Is Twitter and blogging all about narcissism?

Is Twitter and blogging all about narcissism? I came across a couple of “regular” blogs today that were not education related. I did not know the people. They wrote about their lives and I thought it was boring. I thought it was what people who do not blog or tweet think about these tools: narcissistic. This got me thinking. Is what we (educators) write perceived the same way? I definitely think it is perceived that way by some. I lose about 20 followers a week. However, I gain a little more than I lose. Even if I lost more than I gained I would keep writing what I believed in. We have to put our ideas out there so that we can be challenged and grow. It’s not about popularity but, as Tom Whitbyonce told me, the value we add to the conversation. Indeed, from the outside it all seems a little narcissistic; However, once you find what you are looking by defining your purpose for blogging and tweeting, those feelings go out the door and the learning happens.

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Posted on April 2, 2011, in Twitter. Bookmark the permalink. 12 Comments.

  1. I have often thought about this. it does seem rather narcissistic in a way but then doesn't all reflection? I think once again it is what you choose to do with your blog that sets you apart. It is also healthy to admit it!

  2. I think Twitter/Blogging would be perceived by others as boring if you couldn't relate to the content (as with anything in life). I, personally, like the discussions, opinions, and resources shared by other educators. It challenges me to think about my own philosophy of education as well as my learning goals. When I first started tweeting 3 months ago, I wasn't sure about how I felt about Twitter. Then I started following some incredible educators. I find their tweets inspirational, and it has really motivated me to try new strategies in the classroom. I agree with you that it's so important to share your opinions/ideas so that we are challenged and hopefully grow as educators.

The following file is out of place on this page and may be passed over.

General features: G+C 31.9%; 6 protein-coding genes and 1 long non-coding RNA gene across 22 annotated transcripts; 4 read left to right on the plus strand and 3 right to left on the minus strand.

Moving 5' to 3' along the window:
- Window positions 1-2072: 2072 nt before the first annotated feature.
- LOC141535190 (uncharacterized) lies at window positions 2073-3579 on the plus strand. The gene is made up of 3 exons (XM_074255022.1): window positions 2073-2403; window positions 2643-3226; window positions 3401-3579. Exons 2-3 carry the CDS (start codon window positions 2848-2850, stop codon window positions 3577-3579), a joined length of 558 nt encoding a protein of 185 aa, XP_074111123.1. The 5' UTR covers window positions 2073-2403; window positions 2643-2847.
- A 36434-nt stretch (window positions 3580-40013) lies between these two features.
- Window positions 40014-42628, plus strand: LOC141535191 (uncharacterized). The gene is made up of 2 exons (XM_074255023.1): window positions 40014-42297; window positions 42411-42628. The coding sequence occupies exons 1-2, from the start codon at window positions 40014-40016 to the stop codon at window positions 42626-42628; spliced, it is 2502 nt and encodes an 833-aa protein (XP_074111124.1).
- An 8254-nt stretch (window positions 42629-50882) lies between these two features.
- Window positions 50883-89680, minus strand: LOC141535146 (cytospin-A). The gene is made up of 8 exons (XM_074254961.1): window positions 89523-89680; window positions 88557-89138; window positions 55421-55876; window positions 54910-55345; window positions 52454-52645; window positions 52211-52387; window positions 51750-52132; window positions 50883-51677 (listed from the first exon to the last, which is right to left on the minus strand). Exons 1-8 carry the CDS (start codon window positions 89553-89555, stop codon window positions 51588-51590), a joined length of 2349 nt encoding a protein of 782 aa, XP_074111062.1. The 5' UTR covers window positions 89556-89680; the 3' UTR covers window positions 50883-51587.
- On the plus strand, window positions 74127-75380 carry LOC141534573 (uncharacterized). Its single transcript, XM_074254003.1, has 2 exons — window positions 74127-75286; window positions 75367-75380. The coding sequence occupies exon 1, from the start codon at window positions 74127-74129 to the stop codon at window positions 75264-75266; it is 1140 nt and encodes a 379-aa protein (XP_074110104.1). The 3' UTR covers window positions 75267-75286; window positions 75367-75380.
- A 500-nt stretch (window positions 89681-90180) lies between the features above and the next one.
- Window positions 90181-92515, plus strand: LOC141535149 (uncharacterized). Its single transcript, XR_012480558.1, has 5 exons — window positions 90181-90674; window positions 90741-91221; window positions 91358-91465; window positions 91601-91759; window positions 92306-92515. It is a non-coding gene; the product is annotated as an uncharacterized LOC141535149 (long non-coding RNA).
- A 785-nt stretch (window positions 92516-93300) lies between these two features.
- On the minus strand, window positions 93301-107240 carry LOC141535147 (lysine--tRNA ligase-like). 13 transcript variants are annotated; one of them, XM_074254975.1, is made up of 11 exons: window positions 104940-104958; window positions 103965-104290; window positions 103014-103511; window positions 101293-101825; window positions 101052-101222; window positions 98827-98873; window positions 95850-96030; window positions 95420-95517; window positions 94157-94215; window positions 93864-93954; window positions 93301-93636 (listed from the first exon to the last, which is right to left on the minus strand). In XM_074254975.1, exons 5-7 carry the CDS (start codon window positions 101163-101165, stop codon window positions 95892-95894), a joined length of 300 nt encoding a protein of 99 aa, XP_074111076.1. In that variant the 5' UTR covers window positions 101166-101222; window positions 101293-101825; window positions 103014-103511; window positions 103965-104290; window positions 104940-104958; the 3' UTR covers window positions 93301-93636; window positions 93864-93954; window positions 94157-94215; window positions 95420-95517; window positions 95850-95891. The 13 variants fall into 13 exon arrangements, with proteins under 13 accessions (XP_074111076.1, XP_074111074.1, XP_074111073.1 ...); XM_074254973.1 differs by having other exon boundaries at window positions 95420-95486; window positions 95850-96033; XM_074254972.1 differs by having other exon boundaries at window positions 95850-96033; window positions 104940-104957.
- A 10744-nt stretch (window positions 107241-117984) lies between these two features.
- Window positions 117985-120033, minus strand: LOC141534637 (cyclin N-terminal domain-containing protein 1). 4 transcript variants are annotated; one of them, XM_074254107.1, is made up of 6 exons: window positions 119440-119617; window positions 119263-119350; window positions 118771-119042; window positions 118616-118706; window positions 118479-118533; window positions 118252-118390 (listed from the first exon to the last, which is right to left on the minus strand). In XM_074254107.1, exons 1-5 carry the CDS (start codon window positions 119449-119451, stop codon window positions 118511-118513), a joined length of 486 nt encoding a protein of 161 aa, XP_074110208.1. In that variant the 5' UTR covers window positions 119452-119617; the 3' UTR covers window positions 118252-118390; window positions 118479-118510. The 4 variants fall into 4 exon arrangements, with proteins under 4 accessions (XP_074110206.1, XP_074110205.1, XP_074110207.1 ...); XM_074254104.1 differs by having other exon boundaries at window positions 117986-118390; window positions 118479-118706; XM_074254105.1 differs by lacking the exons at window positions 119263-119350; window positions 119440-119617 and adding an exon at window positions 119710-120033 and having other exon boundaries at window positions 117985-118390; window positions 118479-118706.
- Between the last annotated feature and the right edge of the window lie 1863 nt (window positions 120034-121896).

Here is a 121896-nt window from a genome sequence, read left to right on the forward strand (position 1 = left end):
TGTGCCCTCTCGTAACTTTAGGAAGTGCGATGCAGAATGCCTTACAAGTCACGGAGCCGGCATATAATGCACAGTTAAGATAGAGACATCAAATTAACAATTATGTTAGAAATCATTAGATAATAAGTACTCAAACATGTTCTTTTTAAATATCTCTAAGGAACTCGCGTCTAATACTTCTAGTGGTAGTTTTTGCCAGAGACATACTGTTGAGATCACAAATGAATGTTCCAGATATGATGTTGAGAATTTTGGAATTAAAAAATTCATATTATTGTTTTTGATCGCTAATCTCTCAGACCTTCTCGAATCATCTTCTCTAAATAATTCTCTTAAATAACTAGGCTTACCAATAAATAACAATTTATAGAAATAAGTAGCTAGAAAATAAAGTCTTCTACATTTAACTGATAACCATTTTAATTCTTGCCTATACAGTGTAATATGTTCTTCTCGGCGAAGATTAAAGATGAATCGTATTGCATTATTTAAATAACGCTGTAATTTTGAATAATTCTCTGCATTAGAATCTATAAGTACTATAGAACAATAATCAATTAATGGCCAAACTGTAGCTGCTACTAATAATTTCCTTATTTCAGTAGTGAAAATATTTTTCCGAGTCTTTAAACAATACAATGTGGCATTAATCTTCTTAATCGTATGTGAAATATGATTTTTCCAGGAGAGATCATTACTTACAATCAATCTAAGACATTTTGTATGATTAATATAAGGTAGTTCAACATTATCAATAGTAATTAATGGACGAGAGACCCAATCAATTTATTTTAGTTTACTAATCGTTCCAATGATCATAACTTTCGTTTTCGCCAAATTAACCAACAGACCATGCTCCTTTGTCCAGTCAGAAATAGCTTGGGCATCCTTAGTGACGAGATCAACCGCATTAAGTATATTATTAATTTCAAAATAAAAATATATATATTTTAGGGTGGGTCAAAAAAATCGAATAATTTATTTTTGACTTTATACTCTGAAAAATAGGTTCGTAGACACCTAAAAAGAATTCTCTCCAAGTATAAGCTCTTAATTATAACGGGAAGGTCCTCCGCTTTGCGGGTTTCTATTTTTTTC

I read a good quote by Peter Senge which applies to educators: “Sharing knowledge occurs when people are genuinely interested in helping one another develop new capacities for action, it is about creating learning processes.”

    Thanks for writing this post.
    Stephanie Reddoch (@brut11)

  3. I think there is a shade of narcissism in blogging (more than in tweeting).
    I am sometimes amused by folks who would blog something and then retweet others' retweets of his/her (just posted) blog entry. Sure, you want to be known, and sometimes make a stand but it does look narcissistic.Those who DO care about your reflections WILL eventually read your blog and have it in their RSS feeds – you need not retweet that.
    Regardless of the perspective…I don't think we have another solution at the moment.
    @surreallyno

  4. Teaching is one of the only professions where people who' are not teachers think they're experts because they were a student; parents, politicians etc. Blogging and twitter is a great way for us to reach out and connect with other teachers that share our views and this helps me back up my arguements to parents about why I do the things I do. It's like having my own little cheering squad!
    Narcissism…. maybe? But maybe it's better termed “a healthy self-love” If we don't love outselves, who will?

    @pjenn86

  5. Oh definitely!

    But is the result good or bad? There is so much great and true that is born of the ego. So I think we should also ask – is narcissism always bad?

    Research has noted the benefits of socially driven behavior (throughout evolution) but a lot of that is driven by narcissism too. It is more complicated than it appears me thinks….

    David

  6. I blog and tweet in the hopes that my experience or thought can benefit others, or their reaction to mine will help me learn something.

    Narcissism is an unhealthy concern with yourself, so much so that you are practically incapable of thinking about others. I can be selfish at times but I am capable of considering other points of view.

    Any kind of writing has an inherent reflective quality. If people aren't interested in what you're writing then it's because you are either not a very good writer or the subject isn't interesting. People who criticize blogging and twitter as purely narcissistic might as well say that chatting with someone on the street about your day is narcisstic. It might be, but we aren't going to stop chatting with people!

    Honestly, this is technophobia. I bet several hundred years ago they thought that anyone doing any kind of writing that wasn't copying the Bible was selfish.